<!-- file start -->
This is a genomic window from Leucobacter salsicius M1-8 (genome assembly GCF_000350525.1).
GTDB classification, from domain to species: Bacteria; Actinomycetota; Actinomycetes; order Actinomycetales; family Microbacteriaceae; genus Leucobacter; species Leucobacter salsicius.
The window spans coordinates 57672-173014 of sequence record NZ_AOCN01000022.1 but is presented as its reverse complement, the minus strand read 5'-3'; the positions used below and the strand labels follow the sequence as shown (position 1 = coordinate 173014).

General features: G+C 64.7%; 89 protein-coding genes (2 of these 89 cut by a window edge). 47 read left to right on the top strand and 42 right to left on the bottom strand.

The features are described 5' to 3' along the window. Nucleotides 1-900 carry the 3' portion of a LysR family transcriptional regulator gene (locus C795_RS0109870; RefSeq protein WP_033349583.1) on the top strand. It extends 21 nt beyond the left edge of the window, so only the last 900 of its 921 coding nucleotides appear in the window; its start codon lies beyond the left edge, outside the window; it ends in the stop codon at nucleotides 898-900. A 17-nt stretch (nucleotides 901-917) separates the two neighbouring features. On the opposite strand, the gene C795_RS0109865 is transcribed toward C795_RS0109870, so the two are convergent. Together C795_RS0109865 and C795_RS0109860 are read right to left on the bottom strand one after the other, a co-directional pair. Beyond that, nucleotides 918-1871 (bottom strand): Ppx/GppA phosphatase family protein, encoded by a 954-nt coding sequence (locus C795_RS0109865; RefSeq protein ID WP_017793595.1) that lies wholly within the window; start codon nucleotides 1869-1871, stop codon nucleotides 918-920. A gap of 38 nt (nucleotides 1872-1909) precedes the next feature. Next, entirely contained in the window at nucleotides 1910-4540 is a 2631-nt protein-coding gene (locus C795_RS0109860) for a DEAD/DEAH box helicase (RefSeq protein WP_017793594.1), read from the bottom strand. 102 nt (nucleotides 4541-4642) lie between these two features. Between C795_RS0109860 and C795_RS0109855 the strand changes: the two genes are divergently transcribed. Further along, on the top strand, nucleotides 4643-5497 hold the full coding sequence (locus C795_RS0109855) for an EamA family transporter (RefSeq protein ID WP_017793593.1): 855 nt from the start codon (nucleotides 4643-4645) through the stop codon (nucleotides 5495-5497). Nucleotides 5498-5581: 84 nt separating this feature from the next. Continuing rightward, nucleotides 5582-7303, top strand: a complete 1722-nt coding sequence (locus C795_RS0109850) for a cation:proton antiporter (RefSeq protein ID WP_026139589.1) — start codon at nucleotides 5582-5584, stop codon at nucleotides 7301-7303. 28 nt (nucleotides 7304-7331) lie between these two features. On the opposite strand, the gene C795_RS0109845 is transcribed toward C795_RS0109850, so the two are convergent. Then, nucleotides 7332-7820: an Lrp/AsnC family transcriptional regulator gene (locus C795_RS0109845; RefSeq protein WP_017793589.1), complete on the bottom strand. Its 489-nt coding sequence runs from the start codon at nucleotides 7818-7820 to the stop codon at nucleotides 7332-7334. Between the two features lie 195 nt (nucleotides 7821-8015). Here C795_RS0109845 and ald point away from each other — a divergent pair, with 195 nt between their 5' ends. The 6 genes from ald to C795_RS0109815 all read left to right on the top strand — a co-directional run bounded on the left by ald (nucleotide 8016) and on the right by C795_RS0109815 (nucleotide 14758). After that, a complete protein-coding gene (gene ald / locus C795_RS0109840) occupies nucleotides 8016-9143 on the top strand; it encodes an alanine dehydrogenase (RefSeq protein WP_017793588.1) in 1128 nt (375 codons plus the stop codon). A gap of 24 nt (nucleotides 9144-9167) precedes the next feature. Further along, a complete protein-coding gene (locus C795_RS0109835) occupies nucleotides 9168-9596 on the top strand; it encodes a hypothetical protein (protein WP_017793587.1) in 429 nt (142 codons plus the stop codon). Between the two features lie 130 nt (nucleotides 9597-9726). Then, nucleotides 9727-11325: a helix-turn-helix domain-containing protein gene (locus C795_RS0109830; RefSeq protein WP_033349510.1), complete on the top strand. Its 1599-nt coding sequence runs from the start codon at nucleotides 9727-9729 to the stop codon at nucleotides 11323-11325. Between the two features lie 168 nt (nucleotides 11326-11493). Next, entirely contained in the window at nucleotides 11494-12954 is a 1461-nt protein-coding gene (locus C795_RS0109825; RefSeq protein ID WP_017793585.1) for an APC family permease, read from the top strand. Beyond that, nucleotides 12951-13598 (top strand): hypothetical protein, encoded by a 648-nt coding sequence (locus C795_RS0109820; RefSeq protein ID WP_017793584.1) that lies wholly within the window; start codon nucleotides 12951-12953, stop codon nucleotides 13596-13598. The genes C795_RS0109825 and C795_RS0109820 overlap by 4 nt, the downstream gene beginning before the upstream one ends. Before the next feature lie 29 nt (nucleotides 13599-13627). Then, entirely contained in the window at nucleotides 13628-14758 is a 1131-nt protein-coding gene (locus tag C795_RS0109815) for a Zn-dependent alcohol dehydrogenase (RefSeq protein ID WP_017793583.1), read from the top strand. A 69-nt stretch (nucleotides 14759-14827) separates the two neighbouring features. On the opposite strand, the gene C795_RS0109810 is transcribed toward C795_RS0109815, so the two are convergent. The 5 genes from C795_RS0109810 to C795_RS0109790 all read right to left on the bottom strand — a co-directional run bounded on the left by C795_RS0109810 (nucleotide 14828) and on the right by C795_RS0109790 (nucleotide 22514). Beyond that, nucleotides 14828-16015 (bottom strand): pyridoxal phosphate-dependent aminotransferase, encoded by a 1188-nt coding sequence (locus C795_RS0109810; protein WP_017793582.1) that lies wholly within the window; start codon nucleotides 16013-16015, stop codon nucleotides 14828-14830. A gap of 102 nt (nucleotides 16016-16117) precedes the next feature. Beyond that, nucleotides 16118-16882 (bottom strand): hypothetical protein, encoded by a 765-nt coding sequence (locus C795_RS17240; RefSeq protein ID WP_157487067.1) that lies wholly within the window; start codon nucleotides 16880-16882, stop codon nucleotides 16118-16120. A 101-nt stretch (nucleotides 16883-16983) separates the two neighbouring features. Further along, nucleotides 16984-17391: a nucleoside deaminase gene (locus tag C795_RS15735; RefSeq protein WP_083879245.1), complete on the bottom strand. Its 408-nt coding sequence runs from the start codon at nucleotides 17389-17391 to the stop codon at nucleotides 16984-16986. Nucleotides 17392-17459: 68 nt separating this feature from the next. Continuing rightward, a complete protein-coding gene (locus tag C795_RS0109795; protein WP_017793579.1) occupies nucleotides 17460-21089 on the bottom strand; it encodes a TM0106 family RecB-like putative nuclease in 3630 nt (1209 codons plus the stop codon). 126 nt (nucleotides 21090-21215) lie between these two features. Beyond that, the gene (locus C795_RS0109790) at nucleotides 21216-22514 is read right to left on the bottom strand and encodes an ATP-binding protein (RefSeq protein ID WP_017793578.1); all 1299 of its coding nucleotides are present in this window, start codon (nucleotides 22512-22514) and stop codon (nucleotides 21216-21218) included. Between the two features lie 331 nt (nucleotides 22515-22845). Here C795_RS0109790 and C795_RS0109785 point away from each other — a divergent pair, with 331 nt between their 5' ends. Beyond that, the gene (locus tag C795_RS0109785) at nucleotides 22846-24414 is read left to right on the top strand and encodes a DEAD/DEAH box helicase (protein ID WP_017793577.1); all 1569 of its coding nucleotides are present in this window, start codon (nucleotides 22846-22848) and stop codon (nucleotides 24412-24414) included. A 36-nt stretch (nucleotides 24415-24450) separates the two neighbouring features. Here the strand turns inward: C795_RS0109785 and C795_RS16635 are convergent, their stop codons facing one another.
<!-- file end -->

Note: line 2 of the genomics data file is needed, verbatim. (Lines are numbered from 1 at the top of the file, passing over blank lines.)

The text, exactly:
GTDB classification, from domain to species: Bacteria; Actinomycetota; Actinomycetes; order Actinomycetales; family Microbacteriaceae; genus Leucobacter; species Leucobacter salsicius.